Media darlings like Cooper are known for their hard-hitting questions. He’s loved and valued for holding powerful people accountable. But who will hold the Anderson Coopers of the world accountable when they commit a foul? Take this similar circumstance out of the media arena and anyone with common sense would have stepped in to say, “Back off!” It’s important that in this era of Fake News that we take our time to really process the information we’re being served. We can no longer afford to take anyone’s word at face value, or depend on a headline for clues. The title for his combative and nasty exchange with Goodman suggests that he really did something to help The People stay informed, when in actuality, he exposed himself as part of the problem with today’s media business. I listened to the interview. I heard exactly what she said and tried to explain. I understood what she was trying to do; getting people quickly back into the swing of life again. I don’t agree with her. But I understood her position. There’s no fight here. Just Cooper yelling “Fire” in a crowded movie theater, while his camera crew film people’s reactions as they flee for the doors. Anderson Cooper’s interview with Las Vegas Mayor Carolyn Goodman is exactly what media manipulation looks like. And we must call it exactly what it is: Fake News.

2 thoughts on "Anderson Cooper’s Faux Journalistic Push Of Las Vegas Mayor Is A Problem"

Jeffrey Ferris says:

I disagree with the point of this article. I appreciate “buyer beware” journalism. Mr. Cooper is well known for his “buyer beware” approach to journalistic interviewing and most half way intelligent people, whether your the interviewee or an observer, should be able to see what’s coming. As far as I know, an “interviewee” can always choose to duck out at any time and can disagree, resist, etc. a line of questioning. Journalists a human too – in some cases, the best which includes Mr. Cooper, may need to be taken down a notch but that’s where a “free world” of journalists and readers get to sort things out. I would much prefer a journalist becoming a little too aggressive to those who habitually spoon feed the interviewee – probably telling them the question before it’s asked and maybe even rehearsing an interview which is, by far, the most common interview on national/local news outlets. I feel like I’m being baby sat. What you’re asking is like trying to get a good cross-examining lawyer to tone it down. Like trying to get Mohammed Ali to tone it down. The spirit gets lost. The Las Vegas mayor I think did a credible job expressing what she wanted to express in the final analysis and, in my view, retained her stature even though it looked tenuous at times. I say, don’t cramp the style of someone like Mr. Cooper. We need many more journalists of his ilk to enable citizens of the free world to make intelligent decisions. Thanks for the opportunity to share my thoughts. Epluribus is the kind of newsletter which I enjoy reading the most because it’s always thought provoking!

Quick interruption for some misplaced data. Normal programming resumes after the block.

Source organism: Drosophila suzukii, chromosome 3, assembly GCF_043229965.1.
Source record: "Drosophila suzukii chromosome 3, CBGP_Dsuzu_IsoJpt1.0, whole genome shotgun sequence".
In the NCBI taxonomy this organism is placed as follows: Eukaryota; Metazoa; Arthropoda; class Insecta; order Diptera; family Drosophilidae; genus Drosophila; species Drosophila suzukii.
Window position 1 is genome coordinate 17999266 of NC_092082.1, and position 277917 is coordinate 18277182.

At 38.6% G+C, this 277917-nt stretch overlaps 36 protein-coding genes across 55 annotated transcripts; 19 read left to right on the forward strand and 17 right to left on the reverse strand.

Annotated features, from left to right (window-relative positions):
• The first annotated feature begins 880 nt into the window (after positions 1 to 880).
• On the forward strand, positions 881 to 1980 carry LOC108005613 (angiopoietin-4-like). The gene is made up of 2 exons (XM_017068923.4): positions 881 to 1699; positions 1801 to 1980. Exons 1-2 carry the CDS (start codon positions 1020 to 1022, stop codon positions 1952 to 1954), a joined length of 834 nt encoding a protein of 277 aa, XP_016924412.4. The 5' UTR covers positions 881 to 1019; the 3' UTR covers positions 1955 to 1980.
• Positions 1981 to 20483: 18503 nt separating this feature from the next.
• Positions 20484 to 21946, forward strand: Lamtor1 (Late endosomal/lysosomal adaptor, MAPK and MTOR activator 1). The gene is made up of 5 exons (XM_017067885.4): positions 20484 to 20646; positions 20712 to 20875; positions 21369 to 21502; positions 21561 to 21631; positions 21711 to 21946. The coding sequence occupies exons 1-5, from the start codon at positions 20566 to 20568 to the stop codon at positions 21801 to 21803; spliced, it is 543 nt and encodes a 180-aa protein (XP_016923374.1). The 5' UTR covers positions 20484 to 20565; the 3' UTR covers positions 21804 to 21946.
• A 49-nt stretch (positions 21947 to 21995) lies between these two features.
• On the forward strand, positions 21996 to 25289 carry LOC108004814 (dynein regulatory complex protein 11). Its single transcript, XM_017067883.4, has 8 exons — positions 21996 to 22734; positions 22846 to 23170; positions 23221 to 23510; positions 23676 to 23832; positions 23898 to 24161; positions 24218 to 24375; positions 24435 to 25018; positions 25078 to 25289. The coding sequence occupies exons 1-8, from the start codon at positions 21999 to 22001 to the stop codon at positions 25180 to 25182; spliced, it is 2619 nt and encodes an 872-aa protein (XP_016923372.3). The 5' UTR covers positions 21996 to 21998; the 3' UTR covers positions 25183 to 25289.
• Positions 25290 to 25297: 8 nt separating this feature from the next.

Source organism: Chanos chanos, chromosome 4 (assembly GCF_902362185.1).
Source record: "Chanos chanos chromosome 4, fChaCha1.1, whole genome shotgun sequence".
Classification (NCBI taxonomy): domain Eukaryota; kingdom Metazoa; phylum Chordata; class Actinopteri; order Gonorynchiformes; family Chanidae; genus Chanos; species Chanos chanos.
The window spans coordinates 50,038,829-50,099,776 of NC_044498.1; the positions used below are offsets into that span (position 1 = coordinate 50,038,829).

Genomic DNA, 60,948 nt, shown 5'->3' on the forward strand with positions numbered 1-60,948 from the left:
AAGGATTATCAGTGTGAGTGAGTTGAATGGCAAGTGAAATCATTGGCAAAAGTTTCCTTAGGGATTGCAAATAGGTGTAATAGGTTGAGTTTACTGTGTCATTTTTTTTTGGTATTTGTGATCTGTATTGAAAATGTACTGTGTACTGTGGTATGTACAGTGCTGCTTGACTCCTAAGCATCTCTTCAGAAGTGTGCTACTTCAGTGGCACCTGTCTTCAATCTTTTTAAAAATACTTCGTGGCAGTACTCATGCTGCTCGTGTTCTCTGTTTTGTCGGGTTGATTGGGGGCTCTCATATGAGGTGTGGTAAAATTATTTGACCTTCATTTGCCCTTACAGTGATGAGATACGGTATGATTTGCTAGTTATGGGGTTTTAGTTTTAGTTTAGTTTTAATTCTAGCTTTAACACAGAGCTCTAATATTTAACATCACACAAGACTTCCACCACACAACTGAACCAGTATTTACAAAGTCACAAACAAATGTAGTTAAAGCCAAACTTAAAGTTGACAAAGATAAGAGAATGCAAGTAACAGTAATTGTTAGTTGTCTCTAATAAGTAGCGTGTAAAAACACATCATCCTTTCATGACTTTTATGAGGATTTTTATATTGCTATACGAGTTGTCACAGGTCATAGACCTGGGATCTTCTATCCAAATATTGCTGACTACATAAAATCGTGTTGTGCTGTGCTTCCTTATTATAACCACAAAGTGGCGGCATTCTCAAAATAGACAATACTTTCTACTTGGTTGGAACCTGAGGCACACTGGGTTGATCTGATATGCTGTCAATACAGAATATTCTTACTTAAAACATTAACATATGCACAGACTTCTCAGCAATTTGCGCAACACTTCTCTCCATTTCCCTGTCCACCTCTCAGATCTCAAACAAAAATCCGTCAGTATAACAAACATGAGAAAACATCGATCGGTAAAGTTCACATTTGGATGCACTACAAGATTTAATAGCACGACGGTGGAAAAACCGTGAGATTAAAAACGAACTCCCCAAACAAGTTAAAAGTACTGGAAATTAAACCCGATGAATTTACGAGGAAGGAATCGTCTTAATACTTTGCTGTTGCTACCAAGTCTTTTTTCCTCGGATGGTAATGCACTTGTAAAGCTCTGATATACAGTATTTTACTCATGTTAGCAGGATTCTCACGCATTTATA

jlenoir says:

I wasn’t advocating for a softball approach to this or any other interview. I love tough and honest questioning. However, Anderson Cooper was unnecessarily aggressive and, in my view, was baiting the mayor into saying something inflammatory, which can then be used to further advance a certain agenda. It was a gotcha type of exchange and the firestorm that followed it proves my point. Other media outlets took the sound bites Cooper was aiming for and further pushed a false narrative that she was advocating for Vegas residents to go back to work the next day without precautions put in place. In my view, he was trying to trap her into a certain position. And now, rather than the focus being on the reality of going back to work, the story became about how tough Anderson Cooper is in his pressing of the mayor who is advocating for people to go back to work without safety nets. It was uncalled for, in my opinion. Again, I value tough questioning. We must hold those in positions of power accountable at all costs. But that’s not what Anderson Cooper did with this interview. Thank you for your thoughtful response and support. It is truly appreciated and valued.